Harmonics, Overtones, and the Fundamental

Calculations of Harmonics from Fundamental Frequency

 In acoustics the basic vibration is the 'first harmonic'. The term overtone is used to refer to any resonant frequency above the fundamental frequency.

 The 'second harmonic' (twice the fundamental frequency) is the first overtone. Persons who count differently are wrong. In counting − harmonics are not overtones.

"Overtones" = Harmonics minus 1, or "Harmonics" = Overtones + 1

 There are integer multiples of a certain frequency (fundamental), that are called harmonics, partial tones (partials) or overtones. It is important to note that the term 'overtones' does not include the fundamental frequency. The first overtone is therefore already the second harmonic or the second partial. The term overtone should never be mixed with the other terms, as the counting is unequal. The term harmonic has a precise meaning - that of an integer (whole number) multiple of the fundamental frequency of a vibrating object. A harmonic frequency is a multiple of a fundamental frequency, also called "harmonic". Especially when it comes to counting, do not say: "overtones are harmonics". Musicians prefer the term overtones and physicists prefer the term harmonics. Sound engineers are somewhat uncertain between these two terms. Harmonics and overtones are also called resonant frequencies.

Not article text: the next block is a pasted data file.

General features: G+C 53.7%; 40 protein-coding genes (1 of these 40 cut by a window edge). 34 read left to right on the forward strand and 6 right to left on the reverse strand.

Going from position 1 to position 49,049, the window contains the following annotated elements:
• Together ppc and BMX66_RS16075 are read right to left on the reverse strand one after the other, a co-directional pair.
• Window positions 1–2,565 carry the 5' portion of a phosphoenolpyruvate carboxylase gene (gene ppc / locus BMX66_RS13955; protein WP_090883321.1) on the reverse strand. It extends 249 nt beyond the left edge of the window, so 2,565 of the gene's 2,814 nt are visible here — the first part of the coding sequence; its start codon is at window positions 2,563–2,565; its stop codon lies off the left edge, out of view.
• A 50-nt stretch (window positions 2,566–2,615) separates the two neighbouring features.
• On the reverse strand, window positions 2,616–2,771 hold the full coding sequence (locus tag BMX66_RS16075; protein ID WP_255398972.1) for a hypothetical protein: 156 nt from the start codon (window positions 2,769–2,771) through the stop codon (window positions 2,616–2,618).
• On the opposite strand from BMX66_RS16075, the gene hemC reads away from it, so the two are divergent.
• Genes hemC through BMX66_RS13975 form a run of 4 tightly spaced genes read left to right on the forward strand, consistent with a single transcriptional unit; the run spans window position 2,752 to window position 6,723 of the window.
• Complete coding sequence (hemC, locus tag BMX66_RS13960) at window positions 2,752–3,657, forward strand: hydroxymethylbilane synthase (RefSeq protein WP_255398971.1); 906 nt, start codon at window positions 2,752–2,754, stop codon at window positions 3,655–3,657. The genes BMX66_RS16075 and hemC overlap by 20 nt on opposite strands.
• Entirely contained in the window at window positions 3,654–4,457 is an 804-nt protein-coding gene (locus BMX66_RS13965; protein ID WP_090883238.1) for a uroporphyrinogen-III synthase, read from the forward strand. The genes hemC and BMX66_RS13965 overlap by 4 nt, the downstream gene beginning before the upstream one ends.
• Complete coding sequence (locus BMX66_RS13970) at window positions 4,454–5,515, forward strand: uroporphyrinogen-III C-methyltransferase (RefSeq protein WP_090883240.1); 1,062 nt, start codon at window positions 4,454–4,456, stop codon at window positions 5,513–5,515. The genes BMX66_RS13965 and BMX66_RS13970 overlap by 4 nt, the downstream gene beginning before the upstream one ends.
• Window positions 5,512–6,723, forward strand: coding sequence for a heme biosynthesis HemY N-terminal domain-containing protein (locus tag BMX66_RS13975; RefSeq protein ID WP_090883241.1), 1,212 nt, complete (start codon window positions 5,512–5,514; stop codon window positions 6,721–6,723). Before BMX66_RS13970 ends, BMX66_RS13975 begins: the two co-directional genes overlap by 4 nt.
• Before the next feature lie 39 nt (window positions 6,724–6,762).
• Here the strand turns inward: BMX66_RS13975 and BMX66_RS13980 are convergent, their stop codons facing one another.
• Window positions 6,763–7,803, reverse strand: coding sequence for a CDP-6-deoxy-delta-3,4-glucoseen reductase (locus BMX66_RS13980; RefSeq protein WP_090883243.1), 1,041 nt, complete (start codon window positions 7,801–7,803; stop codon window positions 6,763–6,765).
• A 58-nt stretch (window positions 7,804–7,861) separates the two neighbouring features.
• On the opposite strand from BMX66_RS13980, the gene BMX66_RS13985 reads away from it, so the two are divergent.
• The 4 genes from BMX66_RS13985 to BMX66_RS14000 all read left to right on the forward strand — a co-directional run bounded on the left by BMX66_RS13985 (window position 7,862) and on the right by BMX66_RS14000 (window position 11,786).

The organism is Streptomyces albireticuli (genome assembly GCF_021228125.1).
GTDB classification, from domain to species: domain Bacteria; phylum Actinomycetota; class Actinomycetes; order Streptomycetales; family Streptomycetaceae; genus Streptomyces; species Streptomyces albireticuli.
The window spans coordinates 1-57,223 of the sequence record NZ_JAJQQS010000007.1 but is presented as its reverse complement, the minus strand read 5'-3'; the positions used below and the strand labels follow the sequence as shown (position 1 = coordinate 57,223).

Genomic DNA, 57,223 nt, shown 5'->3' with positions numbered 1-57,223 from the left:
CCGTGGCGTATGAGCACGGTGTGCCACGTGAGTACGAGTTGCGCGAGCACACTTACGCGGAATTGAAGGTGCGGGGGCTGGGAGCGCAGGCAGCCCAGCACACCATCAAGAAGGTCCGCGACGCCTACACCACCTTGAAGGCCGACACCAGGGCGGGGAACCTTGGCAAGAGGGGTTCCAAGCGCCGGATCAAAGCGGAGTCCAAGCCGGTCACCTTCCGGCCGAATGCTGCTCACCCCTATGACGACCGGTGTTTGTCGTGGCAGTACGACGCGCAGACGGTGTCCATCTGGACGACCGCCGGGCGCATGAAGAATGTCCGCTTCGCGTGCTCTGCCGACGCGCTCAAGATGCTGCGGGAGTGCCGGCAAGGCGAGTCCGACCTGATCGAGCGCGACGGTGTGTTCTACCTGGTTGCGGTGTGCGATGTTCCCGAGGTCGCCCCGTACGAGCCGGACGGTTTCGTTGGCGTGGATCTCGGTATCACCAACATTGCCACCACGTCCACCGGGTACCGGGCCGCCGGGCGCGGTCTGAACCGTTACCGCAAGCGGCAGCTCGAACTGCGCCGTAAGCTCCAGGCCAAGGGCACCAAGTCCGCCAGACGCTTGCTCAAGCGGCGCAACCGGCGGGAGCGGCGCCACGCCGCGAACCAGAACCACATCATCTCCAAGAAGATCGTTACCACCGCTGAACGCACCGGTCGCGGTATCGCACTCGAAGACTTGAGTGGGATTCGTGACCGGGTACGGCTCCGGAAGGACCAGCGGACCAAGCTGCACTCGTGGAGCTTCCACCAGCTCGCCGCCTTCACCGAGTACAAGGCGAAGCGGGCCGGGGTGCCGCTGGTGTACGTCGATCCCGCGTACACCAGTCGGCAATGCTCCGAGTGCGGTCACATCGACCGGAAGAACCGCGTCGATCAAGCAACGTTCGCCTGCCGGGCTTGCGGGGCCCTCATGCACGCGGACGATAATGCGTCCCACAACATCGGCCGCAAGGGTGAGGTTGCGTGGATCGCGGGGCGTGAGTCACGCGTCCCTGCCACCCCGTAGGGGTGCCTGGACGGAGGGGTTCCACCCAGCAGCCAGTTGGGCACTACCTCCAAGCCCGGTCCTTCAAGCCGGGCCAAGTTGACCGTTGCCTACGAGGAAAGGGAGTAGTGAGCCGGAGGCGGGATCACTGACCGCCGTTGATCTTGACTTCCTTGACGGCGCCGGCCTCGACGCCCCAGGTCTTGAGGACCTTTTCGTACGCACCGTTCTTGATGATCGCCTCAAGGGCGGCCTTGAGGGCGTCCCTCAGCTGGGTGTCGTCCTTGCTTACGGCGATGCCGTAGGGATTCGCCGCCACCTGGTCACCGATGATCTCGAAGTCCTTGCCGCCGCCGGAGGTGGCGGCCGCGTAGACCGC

Overtones ▼ Harmonics Overwaves Partial tones Partials Enter: Frequency in Hz Fundamental frequency in Hz = 1st harmonic ↓ Solution: Frequencies in Hz 1st overtone 2nd harmonic 2nd overtone 3rd harmonic 3rd overtone 4th harmonic 4th overtone 5th harmonic 5th overtone 6th harmonic 6th overtone 7th harmonic 7th overtone 8th harmonic 8th overtone 9th harmonic 9th overtone 10th harmonic 10th overtone 11th harmonic 11th overtone 12th harmonic 12th overtone 13th harmonic 13th overtone 14th harmonic 14th overtone 15th harmonic 15th overtone 16th harmonic
 Odd-numbered harmonics: Even-numbered harmonics 1st harmonic = fundamental tone 2nd harmonic = octave, 3rd harmonic = fifth above octave 4th harmonic = 2nd octave 5th harmonic = third above 2nd octave 6th harmonic = fifth above 2nd octave 7th harmonic = minor seventh above 2nd octave 8th harmonic = 3rd octave 9th harmonic = whole tone above 3rd octave 10th harmonic = third above 3rd octave

 Comparison to fundamental Interval to  previous tone Frequency  ratio Tone  example Frequency  in Hz fundamental frequency fundamental 1:1 C 65 double frequency octave 2:1 c 130 trifold frequency fifth 3:2 g 195 fourfold frequency fourth 4:3 c' 260 fivefold frequency major third 5:4 e' 325 sixfold frequency minor third 6:5 g' 390 sevenfold frequency 7:6 natural seventh 455 eightfold frequency 8:7 c'' 520 ninefold frequency large whole tone 9:8 d'' 585 tenfold frequency small whole tone 10:9 e'' 650 elevenfold frequency 11:10 alphorn F5 715 twelvefold frequency 12:11 g'' 780 thirteenfold frequency 13:12 845 fourteenfold frequency 14:13 910 fifteenfold frequency 15:14 b'' 975 sixteenfold frequency minor second 16:15 c''' 1040

 The frequency ratio results in a natural tone series, not related to the equal stretched temperament.